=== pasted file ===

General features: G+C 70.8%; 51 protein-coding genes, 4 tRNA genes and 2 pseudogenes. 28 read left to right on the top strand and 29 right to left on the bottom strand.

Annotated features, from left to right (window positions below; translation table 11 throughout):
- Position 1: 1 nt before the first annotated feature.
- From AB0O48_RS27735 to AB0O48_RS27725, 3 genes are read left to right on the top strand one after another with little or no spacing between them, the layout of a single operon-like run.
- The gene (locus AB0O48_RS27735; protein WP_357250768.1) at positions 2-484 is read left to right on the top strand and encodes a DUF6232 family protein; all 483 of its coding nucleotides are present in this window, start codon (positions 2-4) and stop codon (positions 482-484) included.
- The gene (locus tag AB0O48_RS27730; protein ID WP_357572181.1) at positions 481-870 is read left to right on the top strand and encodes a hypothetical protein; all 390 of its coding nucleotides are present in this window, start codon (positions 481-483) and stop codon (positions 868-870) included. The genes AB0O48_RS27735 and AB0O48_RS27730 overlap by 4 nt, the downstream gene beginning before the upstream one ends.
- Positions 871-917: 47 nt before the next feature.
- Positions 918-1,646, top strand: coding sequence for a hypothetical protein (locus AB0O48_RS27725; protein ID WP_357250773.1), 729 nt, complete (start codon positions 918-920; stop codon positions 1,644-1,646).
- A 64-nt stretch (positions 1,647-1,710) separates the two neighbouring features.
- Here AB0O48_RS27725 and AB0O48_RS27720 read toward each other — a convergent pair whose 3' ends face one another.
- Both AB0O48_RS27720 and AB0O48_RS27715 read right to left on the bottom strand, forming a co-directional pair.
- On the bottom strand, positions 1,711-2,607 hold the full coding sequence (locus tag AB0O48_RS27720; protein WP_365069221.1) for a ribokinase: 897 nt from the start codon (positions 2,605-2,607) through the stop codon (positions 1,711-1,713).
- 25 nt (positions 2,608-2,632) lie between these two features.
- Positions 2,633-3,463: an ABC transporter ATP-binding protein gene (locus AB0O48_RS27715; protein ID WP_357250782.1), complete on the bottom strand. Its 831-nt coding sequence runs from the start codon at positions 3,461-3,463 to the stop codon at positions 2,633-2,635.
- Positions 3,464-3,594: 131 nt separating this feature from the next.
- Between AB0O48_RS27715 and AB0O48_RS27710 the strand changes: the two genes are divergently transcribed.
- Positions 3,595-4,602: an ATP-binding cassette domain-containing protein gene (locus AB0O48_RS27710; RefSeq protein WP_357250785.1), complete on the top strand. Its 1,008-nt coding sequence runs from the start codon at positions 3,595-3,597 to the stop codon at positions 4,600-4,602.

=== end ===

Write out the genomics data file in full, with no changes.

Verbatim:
General features: G+C 70.8%; 51 protein-coding genes, 4 tRNA genes and 2 pseudogenes. 28 read left to right on the top strand and 29 right to left on the bottom strand.

Annotated features, from left to right (window positions below; translation table 11 throughout):
- Position 1: 1 nt before the first annotated feature.
- From AB0O48_RS27735 to AB0O48_RS27725, 3 genes are read left to right on the top strand one after another with little or no spacing between them, the layout of a single operon-like run.
- The gene (locus AB0O48_RS27735; protein WP_357250768.1) at positions 2-484 is read left to right on the top strand and encodes a DUF6232 family protein; all 483 of its coding nucleotides are present in this window, start codon (positions 2-4) and stop codon (positions 482-484) included.
- The gene (locus tag AB0O48_RS27730; protein ID WP_357572181.1) at positions 481-870 is read left to right on the top strand and encodes a hypothetical protein; all 390 of its coding nucleotides are present in this window, start codon (positions 481-483) and stop codon (positions 868-870) included. The genes AB0O48_RS27735 and AB0O48_RS27730 overlap by 4 nt, the downstream gene beginning before the upstream one ends.
- Positions 871-917: 47 nt before the next feature.
- Positions 918-1,646, top strand: coding sequence for a hypothetical protein (locus AB0O48_RS27725; protein ID WP_357250773.1), 729 nt, complete (start codon positions 918-920; stop codon positions 1,644-1,646).
- A 64-nt stretch (positions 1,647-1,710) separates the two neighbouring features.
- Here AB0O48_RS27725 and AB0O48_RS27720 read toward each other — a convergent pair whose 3' ends face one another.
- Both AB0O48_RS27720 and AB0O48_RS27715 read right to left on the bottom strand, forming a co-directional pair.
- On the bottom strand, positions 1,711-2,607 hold the full coding sequence (locus tag AB0O48_RS27720; protein WP_365069221.1) for a ribokinase: 897 nt from the start codon (positions 2,605-2,607) through the stop codon (positions 1,711-1,713).
- 25 nt (positions 2,608-2,632) lie between these two features.
- Positions 2,633-3,463: an ABC transporter ATP-binding protein gene (locus AB0O48_RS27715; protein ID WP_357250782.1), complete on the bottom strand. Its 831-nt coding sequence runs from the start codon at positions 3,461-3,463 to the stop codon at positions 2,633-2,635.
- Positions 3,464-3,594: 131 nt separating this feature from the next.
- Between AB0O48_RS27715 and AB0O48_RS27710 the strand changes: the two genes are divergently transcribed.
- Positions 3,595-4,602: an ATP-binding cassette domain-containing protein gene (locus AB0O48_RS27710; RefSeq protein WP_357250785.1), complete on the top strand. Its 1,008-nt coding sequence runs from the start codon at positions 3,595-3,597 to the stop codon at positions 4,600-4,602.